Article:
For Patrick Coddou, CEO of direct-to-consumer razor startup Supply, the worst week was in mid-March.
During what Coddou describes as “hell week,” Supply reported its worst day of sales year-to-date. It was a great time for Coddou personally — later that month, he and his wife welcomed a baby girl. But, that also meant he was down a co-founder, as the pair run the business together. So, he had to regroup with the company’s remaining four part-time employees and figure out how they could tweak their marketing message to get out of this sales slump.
“It was really a rally of the troops moment,” said Coddou. “The other thing I wanted to do, not comfort but let my employees know we are in a unique place in which my payroll isn’t high, and I don’t foresee even if things slow down significantly having to lay anybody off.”
In order to cater to consumers who are stockpiling right now, Supply offered a limited-time promotion in which for customers who bought a new razor or a starter kit, the company would offer them a free year’s supply of blades. The company also ran more messaging encouraging customers to support small businesses like Supply. A week and a half after reporting its worst day of sales, Supply reported its best week of sales since Black Friday.
For many direct-to-consumer founders, it’s been six weeks of extreme highs and lows. Like Supply, some of them have recorded simultaneously some of their best and worst sales days within those same time periods. But even companies that have reported record sales haven’t been immune from having to lay employees off. As a result, many DTC founders are finding themselves having to navigate situations that they never have been before, and are having to learn new ways of leading.
Founders who are normally tight-lipped with employees about certain financial metrics have to be more transparent than ever before with employees to reassure them that the business will survive. As everybody is getting used to managing via Zoom, some founders are warming up to the idea of hiring more remote workers once the business climate improves.
All CEOs, no matter the type of business, are finding themselves in a similar boat right now. But DTC culture is unique in certain aspects. DTC founders have a reputation for being on the younger side — at Modern Retail, we’ve joked that DTC brand stands for “we sell in stores and wholesale but our founder is under 35.” So, many of them have never been through any type of recession.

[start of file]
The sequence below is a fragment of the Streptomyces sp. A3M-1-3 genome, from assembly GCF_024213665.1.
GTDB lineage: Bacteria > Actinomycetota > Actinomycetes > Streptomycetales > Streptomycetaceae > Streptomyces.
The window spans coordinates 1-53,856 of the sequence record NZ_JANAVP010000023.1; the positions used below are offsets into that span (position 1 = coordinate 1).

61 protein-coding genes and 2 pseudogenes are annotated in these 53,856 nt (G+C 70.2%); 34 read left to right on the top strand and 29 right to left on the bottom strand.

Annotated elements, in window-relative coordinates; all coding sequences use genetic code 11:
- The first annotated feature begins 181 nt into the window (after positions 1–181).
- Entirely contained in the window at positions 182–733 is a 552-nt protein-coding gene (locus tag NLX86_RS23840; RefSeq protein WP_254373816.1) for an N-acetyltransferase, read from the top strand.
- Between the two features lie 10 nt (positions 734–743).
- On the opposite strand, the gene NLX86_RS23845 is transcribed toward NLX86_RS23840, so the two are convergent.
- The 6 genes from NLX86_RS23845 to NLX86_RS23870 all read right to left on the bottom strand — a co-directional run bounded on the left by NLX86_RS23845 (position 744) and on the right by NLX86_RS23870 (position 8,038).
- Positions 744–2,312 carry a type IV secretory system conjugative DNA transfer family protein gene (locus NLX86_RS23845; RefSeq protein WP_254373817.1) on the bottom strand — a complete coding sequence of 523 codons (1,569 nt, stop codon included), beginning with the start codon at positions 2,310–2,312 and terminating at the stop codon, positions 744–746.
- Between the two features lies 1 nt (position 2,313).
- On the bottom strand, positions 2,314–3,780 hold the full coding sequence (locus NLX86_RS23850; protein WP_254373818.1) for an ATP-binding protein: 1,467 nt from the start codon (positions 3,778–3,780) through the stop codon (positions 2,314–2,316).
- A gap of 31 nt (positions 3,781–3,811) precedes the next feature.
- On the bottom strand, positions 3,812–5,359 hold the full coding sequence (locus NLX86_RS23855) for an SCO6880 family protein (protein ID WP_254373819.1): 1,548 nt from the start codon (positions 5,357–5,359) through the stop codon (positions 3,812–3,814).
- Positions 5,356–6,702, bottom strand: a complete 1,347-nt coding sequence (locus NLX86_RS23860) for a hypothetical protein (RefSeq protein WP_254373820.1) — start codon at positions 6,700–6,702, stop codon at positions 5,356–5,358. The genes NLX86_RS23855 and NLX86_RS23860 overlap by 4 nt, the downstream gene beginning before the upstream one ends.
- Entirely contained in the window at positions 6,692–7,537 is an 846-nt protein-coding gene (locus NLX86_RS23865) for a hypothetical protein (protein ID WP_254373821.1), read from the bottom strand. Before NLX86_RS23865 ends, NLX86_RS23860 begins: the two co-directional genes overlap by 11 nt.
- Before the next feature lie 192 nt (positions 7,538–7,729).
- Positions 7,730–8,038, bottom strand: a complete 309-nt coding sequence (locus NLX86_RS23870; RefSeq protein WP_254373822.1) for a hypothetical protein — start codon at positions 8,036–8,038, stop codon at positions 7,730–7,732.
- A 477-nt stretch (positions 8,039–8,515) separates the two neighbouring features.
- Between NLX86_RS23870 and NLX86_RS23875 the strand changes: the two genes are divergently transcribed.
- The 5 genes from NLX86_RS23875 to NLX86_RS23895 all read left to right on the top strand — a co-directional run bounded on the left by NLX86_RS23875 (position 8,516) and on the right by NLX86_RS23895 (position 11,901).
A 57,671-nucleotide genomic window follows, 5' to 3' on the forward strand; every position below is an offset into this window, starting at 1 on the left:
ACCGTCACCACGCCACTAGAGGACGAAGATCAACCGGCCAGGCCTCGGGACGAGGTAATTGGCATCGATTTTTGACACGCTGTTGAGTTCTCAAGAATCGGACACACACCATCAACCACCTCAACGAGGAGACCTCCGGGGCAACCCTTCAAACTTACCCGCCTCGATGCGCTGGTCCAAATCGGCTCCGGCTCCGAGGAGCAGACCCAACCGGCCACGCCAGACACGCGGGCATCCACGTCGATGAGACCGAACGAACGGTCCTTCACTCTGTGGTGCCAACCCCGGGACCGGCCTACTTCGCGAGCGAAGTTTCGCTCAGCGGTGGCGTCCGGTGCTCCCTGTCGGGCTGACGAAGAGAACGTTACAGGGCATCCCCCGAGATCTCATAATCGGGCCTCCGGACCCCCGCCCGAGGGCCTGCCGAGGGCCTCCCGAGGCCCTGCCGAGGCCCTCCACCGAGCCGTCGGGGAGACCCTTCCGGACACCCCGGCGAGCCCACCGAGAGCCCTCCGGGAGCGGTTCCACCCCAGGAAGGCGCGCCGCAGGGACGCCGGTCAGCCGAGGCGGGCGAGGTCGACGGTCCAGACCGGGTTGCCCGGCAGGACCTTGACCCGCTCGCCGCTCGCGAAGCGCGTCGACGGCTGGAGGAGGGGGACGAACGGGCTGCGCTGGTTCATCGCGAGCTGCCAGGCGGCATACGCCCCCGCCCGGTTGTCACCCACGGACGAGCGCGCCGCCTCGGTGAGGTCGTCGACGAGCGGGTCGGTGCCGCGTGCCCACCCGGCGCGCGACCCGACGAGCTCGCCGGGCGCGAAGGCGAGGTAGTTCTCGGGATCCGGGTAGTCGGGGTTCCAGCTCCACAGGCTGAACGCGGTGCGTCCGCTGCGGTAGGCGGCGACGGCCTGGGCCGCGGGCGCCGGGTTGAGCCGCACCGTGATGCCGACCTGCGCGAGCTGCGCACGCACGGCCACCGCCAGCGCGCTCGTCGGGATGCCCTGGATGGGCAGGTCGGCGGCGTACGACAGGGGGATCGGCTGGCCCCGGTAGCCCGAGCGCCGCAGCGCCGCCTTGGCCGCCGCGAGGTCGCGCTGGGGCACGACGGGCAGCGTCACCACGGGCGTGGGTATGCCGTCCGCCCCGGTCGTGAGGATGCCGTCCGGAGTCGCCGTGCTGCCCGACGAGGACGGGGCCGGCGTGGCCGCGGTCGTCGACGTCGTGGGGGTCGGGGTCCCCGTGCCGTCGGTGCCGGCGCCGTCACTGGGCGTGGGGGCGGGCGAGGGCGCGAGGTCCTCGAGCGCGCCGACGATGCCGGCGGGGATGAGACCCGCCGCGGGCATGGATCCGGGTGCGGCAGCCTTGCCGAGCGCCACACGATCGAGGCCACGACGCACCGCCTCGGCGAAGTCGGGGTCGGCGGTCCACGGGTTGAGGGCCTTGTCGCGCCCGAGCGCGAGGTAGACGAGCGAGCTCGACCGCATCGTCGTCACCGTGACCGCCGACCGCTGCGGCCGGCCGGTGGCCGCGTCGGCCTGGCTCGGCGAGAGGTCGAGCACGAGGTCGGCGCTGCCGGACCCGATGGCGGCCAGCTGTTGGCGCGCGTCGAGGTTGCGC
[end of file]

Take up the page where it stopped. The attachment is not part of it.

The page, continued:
What’s more, many of these DTC brands, especially the venture-backed ones, also had growth goals that were becoming even more difficult to make before the coronavirus thanks to rising customer acquisition costs. Now, they’ve had to throw those goals out of the window as they have no idea what consumer behavior is going to look like in the next month, let alone the next week.
“We used to forecast by the month and by the quarter, and right now we are forecasting by the week,” said Aaron Luo, the CEO of luxury bag brand Caraa. “I grew up in a very Type A investment banking type of world,” he said; before the coronavirus outbreak, most of the conversations with his 30 employees centered around KPIs and results. “This has reminded me to be human more than ever.” Now, as his entire team has shifted to working remotely, he’s finding that whenever he has a free block of time, he spends as much of it as possible checking in individually with his employees, checking in to see how they and their family and friends are doing.
But, no amount of personal connections with employees, can make tough news any easier to deliver. Leslie Voorhees Means, CEO of DTC custom wedding dress company Anomalie, said she did have to make layoffs in March, though she declined to say how many employees she had to layoff. Even though Anomalie’s sales have been growing, she felt she needed to “explore all options” for cost-cutting. As a venture-backed company, she wanted to extend Anomalie’s runway for as long as possible, as she didn’t know what the fundraising environment will be like for the rest of the year.
When she broke the news to Anomalie’s remaining employees she said she tried to stress that the layoffs were done, “with the intent that we did not have to do it again.”
“I wanted to protect the team from any financial stress around, what’s our runway, how much time we have until we run out of money and these unit economics and all of these financial metrics,” Voorhees Means said. “What we’ve found is the team is actually feels less stressed if they are more clued into everything — and we’ve been, as a leadership team, just more and more open about those metrics.”
Voorhees Means said that the coronavirus has also led Anomalie to change how it sets KPIs. Normally, Anomalie sets one growth goal for the month, and may set multiple goals for each department. Now, Anomalie sets KPIs on more of a two week basis, and the management team drops more reminders about growth goals in Slack, to ensure that everyone is laser focused on the goals.
“I think [this crisis] has affirmed my leadership style — I’m introverted, I’m an engineer, I’m methodical and more organized…I’ve never thought of myself as very charismatic,” Voorhees Means said. “I think actually during this time, leaning into what your strengths are and what you are good at helps — so, for me, it was doubling down on being really organized and making sure people understood how they could succeed.”
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